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July 6th, 2012

Debt and entrepreneurship: Microfinance in India

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Estimated reading time: 5 minutes

Editor

July 6th, 2012

Debt and entrepreneurship: Microfinance in India

0 comments

Estimated reading time: 5 minutes

A new International Growth Centre report identifies the repayment schedule, which requires borrowers to repay loans immediately, as one of the main problems in microfinance.   

Loans made available through microfinance help some of the poorest people in developing countries to start saving more and making money for themselves. But more needs to be done if these loans are to kick start small businesses. That is one of the findings from IGC-funded research carried out in India by Erica Field, Rohini Pande, John Papp and Natalia Rigol (a related IGC research project analysed microfinance in the rural areas of Morocco).

According to the State of the Microcredit Summit Campaign Report, microfinance reaches more than 175 million of the poorest families and is helping 100 million of those families rise out of poverty. That so many have been reached shows just how far microfinance institutions (MFIs) have come since the early days in rural Bangladesh 40 years ago. Financial services are now extending beyond conventional systems to reach some of the world’s poorest people.

But the hopes placed on microfinance go well beyond the expansion of the access to financial services. Supporters of microfinance believe that, among other things, it alleviates poverty, creates self-employment, promotes gender equality, empowers women (since microfinance usually targets women as clients), and helps towards achieving universal primary education. Critics, on the other hand, believe that microfinance can hurt the poor by causing over-indebtedness, and is, in any case, not effective at addressing the root cause of poverty.

While microfinance has enjoyed considerable public support, MFIs have recently suffered a considerable backlash in India, Latin America and even Bangladesh. In some countries, previously stellar repayment rates are now much lower. While the crisis in public support has its origin in politics – at least in India and Bangladesh – it remains possible that the lack of objective evidence on the effects of microfinance, evidence that could be used to bolster the case for microfinance, may be affecting the ability of MFIs to garner public support.

Until recently, there were no ‘randomised’ evaluations of the effect of microfinance. That is, there were no studies where one randomly selected group receives microfinance to then be compared with another randomly selected and similar group that does not. The IGC’s recent research initiative in India aims to provide just such an evaluation.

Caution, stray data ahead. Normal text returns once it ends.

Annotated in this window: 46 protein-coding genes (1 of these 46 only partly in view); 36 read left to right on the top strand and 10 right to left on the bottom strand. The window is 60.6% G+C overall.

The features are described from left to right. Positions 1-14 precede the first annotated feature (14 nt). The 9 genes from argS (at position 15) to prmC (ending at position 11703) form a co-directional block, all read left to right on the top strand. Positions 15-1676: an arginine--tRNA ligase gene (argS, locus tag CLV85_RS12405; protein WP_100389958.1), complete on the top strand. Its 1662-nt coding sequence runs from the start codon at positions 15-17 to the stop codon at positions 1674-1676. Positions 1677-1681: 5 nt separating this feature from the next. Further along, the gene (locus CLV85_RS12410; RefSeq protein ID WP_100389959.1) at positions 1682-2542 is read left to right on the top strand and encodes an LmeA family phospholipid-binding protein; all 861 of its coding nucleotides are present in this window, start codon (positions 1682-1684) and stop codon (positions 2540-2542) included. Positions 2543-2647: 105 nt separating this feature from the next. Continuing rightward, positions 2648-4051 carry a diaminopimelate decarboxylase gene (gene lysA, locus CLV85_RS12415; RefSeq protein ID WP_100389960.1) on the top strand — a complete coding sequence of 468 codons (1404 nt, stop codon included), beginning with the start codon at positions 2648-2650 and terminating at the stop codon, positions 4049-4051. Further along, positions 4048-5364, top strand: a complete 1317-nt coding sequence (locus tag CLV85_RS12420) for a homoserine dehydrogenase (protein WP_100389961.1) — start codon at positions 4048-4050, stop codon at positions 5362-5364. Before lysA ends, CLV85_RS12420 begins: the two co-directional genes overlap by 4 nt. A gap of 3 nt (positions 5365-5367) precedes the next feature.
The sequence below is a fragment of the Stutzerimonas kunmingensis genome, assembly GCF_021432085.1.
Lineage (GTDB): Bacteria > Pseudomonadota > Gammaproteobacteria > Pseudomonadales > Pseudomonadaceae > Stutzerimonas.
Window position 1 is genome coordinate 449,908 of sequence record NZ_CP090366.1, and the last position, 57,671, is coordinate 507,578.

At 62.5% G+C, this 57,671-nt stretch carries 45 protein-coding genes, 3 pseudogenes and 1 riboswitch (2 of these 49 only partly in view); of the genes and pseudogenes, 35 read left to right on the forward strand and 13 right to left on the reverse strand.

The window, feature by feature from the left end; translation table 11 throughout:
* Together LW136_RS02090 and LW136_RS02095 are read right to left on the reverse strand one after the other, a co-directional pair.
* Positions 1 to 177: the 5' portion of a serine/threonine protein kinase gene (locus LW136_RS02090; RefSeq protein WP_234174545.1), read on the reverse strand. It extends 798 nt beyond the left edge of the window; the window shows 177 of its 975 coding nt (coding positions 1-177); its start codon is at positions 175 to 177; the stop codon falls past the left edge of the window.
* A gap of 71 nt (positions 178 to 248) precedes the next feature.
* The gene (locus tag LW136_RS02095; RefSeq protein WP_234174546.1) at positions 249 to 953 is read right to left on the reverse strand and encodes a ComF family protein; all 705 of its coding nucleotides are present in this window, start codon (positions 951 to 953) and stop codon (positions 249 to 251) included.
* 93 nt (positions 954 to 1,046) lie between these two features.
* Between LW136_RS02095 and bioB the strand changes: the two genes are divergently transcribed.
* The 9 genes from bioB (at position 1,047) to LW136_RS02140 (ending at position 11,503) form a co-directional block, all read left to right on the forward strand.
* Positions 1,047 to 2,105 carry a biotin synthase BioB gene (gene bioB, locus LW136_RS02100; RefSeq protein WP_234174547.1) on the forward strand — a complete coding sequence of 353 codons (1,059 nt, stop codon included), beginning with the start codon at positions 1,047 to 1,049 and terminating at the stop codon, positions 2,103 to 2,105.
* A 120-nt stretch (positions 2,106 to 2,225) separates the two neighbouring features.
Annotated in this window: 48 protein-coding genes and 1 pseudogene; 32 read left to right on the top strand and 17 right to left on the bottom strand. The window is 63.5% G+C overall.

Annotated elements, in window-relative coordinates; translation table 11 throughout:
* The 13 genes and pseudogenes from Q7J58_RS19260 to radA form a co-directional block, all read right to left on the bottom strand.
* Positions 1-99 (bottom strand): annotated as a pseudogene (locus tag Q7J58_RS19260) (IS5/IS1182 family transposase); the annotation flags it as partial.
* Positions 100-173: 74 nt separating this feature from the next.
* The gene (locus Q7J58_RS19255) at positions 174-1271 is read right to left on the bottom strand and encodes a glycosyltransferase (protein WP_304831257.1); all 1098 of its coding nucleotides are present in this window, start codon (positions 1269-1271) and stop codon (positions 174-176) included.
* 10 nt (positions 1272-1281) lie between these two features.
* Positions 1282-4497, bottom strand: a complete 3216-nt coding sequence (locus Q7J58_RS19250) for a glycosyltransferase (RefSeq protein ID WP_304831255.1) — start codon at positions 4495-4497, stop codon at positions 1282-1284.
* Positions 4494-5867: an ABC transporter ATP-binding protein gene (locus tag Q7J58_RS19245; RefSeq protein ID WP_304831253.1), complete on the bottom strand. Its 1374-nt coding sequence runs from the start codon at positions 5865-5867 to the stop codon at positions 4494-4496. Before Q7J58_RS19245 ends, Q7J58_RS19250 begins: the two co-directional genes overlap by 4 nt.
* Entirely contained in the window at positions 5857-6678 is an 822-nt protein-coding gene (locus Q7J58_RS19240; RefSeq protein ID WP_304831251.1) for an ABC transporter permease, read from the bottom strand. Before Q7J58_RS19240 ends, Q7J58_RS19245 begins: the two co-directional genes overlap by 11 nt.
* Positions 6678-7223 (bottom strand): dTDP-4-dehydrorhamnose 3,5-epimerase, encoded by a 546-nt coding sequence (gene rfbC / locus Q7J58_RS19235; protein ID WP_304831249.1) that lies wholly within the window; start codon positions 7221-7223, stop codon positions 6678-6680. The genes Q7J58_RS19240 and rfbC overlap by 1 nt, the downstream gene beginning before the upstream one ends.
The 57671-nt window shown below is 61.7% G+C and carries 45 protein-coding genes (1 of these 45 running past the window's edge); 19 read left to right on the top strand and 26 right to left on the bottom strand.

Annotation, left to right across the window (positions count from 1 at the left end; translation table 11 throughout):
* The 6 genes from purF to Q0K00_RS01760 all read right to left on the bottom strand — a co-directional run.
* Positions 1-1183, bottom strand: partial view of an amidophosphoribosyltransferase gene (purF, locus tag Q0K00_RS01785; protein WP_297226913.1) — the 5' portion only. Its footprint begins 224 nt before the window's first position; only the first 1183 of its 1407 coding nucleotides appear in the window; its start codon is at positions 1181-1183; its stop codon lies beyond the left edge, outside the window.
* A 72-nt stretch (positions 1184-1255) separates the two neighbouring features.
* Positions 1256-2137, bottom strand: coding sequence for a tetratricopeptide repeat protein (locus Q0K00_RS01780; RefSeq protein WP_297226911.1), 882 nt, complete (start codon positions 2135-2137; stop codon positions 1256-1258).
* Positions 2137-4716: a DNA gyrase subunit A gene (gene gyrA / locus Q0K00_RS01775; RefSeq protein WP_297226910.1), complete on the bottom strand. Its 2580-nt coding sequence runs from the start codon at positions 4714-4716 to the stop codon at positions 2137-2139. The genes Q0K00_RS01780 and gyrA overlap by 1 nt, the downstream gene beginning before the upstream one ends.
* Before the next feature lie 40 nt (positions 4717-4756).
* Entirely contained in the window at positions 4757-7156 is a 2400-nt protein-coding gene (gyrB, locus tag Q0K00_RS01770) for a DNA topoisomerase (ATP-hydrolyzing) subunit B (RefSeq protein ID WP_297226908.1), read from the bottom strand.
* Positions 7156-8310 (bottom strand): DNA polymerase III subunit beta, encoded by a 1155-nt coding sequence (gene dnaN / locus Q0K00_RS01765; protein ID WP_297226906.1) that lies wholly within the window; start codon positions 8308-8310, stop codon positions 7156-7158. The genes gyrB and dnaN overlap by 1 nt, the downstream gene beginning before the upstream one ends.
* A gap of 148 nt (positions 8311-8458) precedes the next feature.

The study, ‘Term Structure of Debt and Entrepreneurship’, identifies the repayment schedule as one of the main problems in microfinance. Financiers across the world structure debt contracts to limit the risk of entrepreneurial lending. But debt structures that reduce risk may inhibit enterprise growth, especially among the poor. This becomes apparent in cases where borrowers must start repaying loans immediately, a condition that restricts their ability to invest, particularly in areas that give a high return but do not provide a regular flow of cash.

In 2007, Field et al partnered with Village Financial Services, a microfinance provider in Kolkata, India. They ran a randomised experiment to analyse the short- and long-term trade-offs if banks were more flexible about how and when loans can be repaid. Clients were randomly assigned to either receive the classic microfinance loan, with repayments starting immediately, or a new loan in which clients were given a two-month ‘grace’ period before they had to start repaying. The study finds that:

  • Allowing clients a grace period before they begin repayment can help them invest a greater part of their loan into more profitable businesses.
  • The shift to a grace period contract increased short-run business investments and long-run profits, implying average return to capital of over eight per cent per month.
  • Clients who were allowed a two-month grace period invested almost 10 per cent more of their loan amount into their businesses compared with clients who had the standard microfinance loan.
  • Grace period clients also reported weekly profits from their businesses that were on average 30 per cent higher than those without the grace period.

But the study also finds that greater flexibility in repayment raises the number of people who default on their loans. This suggests that while greater flexibility is better for the clients, it is costlier for the microfinance providers.

Field et al suggest a possible solution might be to offer clients a choice. Either they opt for a loan with a more flexible repayment schedule but higher interest rates or they opt for the current loan with an immediate repayment schedule but lower interest rates. Microfinance providers may also be able to lower transaction costs if they provide more flexible repayment schedules by allowing clients to repay monthly rather than weekly.

The study’s authors are from Harvard University (Field and Pande), Princeton University (Papp) and MIT (Rigol).

Photo credit: CARE India

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